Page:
The United States is an advanced industrial society. Yet we have the highest murder rate and the most frequent mass murders among this group of nations. Our normal response is shock followed by noise about gun control and mental illness. Then it is another day, unlike the ongoing conversation about sexual harassment following the misdeeds of Harvey Weinstein and others. We need a mass movement to curb mass murders in America.
The assassination attempt on President Reagan in 1981 led to the Brady Bill for the prevention of handgun violence.It did little to reduce the free-market supply of handguns. A dozen or more mass murders occurred between the attack and the gunning down of Congresswoman Gabby Gifford in 2011. Heroic efforts by James Brady and his wife and Gifford and her husband have neither improved gun control nor reduced gun violence.
The problems are two fold: First, any attempt to control the supply of guns gets invariably marred between gun control and the “right to bear arms.” Second, and I hate to agree with the NRA on this, “Guns don’t kill people. People kill people.” Furthermore, “gun control” with millions of firearms already in circulation through private vendors is an oxymoron. However, guns in the hands of criminals and angry people do indeed exacerbate violence and should be restricted to the extent possible.
Another argument focuses on mental illness as the source of mass murders. The following statement by the National Alliance on Mental Illness is, however, instructive:
Consistent evidence debunks the link between mental illness and gun violence. ... There is a lot of research on how that’s not a direct link as people have been let to believe. ... People with mental illness are more likely to be victims of crime rather than perpetrators of crime. (The News & Observer, Nov. 9, 2017).
Mass murderers are generally not sick. They are calculating planners; as the biographies of Stephan Paddock, Omar Mateen, Dylann Roof, Eric Harris and Dylan Klebold, and others like them suggest.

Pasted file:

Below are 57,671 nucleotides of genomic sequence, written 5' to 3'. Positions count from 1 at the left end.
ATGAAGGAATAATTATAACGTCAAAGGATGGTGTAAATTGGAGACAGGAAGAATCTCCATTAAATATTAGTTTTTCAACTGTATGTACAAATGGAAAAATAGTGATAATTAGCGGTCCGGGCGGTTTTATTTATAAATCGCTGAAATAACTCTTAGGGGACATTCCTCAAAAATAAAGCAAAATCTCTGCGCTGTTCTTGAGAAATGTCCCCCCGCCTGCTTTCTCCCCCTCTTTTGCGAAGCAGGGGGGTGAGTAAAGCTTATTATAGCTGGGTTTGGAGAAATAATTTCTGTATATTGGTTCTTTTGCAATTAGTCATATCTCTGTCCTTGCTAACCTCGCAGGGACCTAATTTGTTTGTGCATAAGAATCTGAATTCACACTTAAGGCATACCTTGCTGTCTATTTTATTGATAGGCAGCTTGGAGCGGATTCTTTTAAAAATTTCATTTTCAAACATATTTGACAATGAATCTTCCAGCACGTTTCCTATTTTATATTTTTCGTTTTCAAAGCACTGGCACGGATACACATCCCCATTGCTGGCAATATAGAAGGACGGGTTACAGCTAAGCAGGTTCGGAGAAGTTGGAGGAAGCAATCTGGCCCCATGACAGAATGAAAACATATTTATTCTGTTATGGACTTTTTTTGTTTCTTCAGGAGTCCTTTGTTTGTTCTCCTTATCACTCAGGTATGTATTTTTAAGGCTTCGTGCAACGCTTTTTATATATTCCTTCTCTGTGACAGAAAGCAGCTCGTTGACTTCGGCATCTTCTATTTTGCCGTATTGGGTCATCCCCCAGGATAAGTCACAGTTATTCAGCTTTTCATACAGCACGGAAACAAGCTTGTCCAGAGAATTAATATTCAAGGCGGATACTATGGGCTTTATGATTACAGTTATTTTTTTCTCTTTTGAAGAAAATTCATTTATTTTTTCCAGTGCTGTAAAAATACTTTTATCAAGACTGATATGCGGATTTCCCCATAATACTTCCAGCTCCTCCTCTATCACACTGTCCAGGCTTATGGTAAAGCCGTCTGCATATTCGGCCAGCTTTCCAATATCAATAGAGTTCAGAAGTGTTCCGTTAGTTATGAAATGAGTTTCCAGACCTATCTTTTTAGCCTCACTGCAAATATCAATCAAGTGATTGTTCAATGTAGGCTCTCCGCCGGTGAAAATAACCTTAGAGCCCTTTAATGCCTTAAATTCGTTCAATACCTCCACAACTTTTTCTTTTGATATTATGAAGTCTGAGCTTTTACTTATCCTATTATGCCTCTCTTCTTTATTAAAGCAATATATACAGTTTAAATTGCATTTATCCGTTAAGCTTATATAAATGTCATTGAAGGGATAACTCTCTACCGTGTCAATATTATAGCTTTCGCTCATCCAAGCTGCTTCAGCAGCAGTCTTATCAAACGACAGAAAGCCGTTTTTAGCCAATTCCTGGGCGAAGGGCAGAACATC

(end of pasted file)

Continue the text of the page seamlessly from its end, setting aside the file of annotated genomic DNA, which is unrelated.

The causes of interpersonal and public violence are social, cultural and behavioral. And that is where the problem should primarily be addressed. The typical mass murderer is an angry and violent male full of hate and powerlessness. He has learned to be violent by watching violent movies and comics and by playing violent video games; or by experiencing violence at home, school, in a gang or during military service. He plans to kill the perceived object(s) of his hate, anger and powerlessness.
Behavior modification through education offers promising leads. Even in the so-called “free societies,” don’t we learn to drive safely, follow traffic signs, and not walk in the middle of roads? And haven’t public and private campaigns successfully reduced smoking, alcoholism, drunken driving and eating unhealthy foods?
So why not use similar means to teach nonviolence and anger and hate management? Let us start at the kindergarten and go all the way up.
Parents and religious leaders must be encouraged to discuss these relationships at home and at places of worship. Public and social media could be mobilized to regularly communicate about these issues. Listening to the oft-repeated exhortations on TV for talking to “your children about underage drinking,” I have wondered why we couldn’t do the same for the problem of violence in our society.
Finally, who should pay for this campaign? That is where the top political, religious, and corporate leadership comes in. Starting at the top, the campaign should move down to the level of governors, mayors, and other community and religious leaders. There should be national, state, and city level conferences to start building political and economic capital for this endeavor. In the last presidential inaugural address something was said about stopping “this American carnage.” I am not sure which American carnage was intended. It certainly was not the carnage of mass murders.
Let us start the balling rolling now, before the next (mass) murderer strikes.
Aqueil Ahmad, a resident of Orange County, is a retired professor of sociology and management.